Last week, I wrote about why instructors might want to lecture even though we now have the ability to make good recordings and post them online exists now. One of my colleagues asked how we educate students about how to use recorded lectures to their best advantage, and not use recordings as a reason to miss scheduled class sessions. (Incidentally, Tegrity claims that the fears of students not coming to class are misplaced.)
Students have a very simple strategy, I think, for determining what we instructors think is valuable: Marks. If it's not graded, it's not important. If we want to send a message to students that their presence matters, we have to give them points towards their final grade that they can only earn by being physically present.
That said, I don't suggest points just for attendance. I much prefer giving points that are related in some way to the material and the subject that people are trying to learn. I use in-class clicker questions, so students have to be there to answer clicker questions to get the points for them.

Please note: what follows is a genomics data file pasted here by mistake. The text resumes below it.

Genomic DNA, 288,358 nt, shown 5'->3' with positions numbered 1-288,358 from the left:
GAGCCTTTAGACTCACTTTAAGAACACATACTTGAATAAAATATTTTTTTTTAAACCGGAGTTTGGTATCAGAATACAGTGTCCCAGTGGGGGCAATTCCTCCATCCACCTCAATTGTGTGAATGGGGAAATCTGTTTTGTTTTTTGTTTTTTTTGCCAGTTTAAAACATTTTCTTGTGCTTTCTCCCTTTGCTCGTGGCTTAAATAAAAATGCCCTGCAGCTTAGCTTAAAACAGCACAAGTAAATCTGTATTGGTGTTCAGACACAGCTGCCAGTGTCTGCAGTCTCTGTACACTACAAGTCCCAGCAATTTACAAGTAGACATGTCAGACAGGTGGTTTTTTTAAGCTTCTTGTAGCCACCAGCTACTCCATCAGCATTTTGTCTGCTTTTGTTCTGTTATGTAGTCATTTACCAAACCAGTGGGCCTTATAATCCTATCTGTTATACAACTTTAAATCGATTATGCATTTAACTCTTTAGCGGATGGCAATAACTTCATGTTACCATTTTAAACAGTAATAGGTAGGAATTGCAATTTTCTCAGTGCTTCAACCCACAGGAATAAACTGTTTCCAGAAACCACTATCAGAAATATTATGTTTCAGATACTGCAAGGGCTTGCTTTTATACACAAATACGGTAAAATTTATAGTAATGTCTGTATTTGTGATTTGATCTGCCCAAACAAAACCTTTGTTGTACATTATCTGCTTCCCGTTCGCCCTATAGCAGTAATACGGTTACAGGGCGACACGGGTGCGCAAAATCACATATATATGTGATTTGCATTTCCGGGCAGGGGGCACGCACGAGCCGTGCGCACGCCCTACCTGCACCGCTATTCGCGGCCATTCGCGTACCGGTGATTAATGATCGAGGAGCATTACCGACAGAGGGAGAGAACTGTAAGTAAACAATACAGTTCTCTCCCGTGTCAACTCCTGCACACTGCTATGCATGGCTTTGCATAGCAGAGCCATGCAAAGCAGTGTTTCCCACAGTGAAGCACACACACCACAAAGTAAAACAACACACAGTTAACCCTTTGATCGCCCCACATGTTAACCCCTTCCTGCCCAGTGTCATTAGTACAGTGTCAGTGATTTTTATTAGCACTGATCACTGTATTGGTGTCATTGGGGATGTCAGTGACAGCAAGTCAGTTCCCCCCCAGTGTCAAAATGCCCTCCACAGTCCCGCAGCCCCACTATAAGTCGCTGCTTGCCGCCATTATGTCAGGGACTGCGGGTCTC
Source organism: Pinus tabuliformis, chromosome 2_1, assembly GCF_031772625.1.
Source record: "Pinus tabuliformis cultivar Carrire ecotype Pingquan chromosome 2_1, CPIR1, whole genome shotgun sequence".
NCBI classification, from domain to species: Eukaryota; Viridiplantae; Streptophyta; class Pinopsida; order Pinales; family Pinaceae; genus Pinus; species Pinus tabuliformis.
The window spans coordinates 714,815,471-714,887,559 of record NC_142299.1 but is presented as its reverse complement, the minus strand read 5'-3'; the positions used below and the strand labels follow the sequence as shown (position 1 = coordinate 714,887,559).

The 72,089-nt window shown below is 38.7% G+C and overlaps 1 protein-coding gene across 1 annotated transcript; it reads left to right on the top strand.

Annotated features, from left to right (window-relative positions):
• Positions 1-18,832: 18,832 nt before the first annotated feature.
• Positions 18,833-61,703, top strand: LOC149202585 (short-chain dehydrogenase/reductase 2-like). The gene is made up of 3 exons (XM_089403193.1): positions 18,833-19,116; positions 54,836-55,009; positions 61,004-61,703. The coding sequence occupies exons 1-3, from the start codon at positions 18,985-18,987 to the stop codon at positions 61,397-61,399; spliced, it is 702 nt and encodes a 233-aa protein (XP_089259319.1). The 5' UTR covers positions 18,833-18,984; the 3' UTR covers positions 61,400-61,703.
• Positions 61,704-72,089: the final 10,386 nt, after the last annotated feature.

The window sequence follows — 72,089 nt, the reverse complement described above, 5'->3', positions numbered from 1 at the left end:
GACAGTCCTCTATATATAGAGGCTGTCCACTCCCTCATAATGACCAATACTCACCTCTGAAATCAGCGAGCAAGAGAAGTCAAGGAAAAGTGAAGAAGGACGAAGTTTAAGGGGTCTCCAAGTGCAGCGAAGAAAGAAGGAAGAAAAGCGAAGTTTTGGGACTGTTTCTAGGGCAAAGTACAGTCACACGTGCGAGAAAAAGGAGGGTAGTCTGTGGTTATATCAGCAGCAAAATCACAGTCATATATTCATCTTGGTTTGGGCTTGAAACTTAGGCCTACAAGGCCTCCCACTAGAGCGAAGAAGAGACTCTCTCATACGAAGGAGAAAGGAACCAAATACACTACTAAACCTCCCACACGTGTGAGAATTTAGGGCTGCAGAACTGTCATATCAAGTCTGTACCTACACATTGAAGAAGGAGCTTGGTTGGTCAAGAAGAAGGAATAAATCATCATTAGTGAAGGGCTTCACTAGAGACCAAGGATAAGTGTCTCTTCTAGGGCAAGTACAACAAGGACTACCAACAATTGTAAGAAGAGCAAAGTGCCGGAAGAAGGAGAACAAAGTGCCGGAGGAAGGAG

A question worth thinking about is why do we want students to come to class? I hear my colleagues complain about students not showing up, and I’ve done my fair share of it, too. But if students are completing all their assignments, show understanding of the material, can communicate well, why do we want their bums in the seats?
One reason is that showing up to scheduled meetings on time, every time is a mark of professionalism. That’s worth encouraging.
Another line of argument to students goes. “You should show up to class because it’s good for you. Our experience as instructors is that students who show up do learn more and get higher grades.” But this is about as appealing as being told to “Eat your vegetables.”
That’s a short and unappealing list. Anyone have more?
But a nearly empty lecture hall or class room can just be damn depressing to the instructor. I have told students sometimes that if I got upset every time a student missed class, I’d never stop being upset. Which is true... to a certain degree. When there are only a quarter of the students who were there in the first day of class, yeah, it gets to you. I know that I should be trying to make my classes so amazing that people who aren't even registered for the class will just come in and listen.
Note to students: If you miss half your scheduled classes, you lose the right to complain about aloof instructors.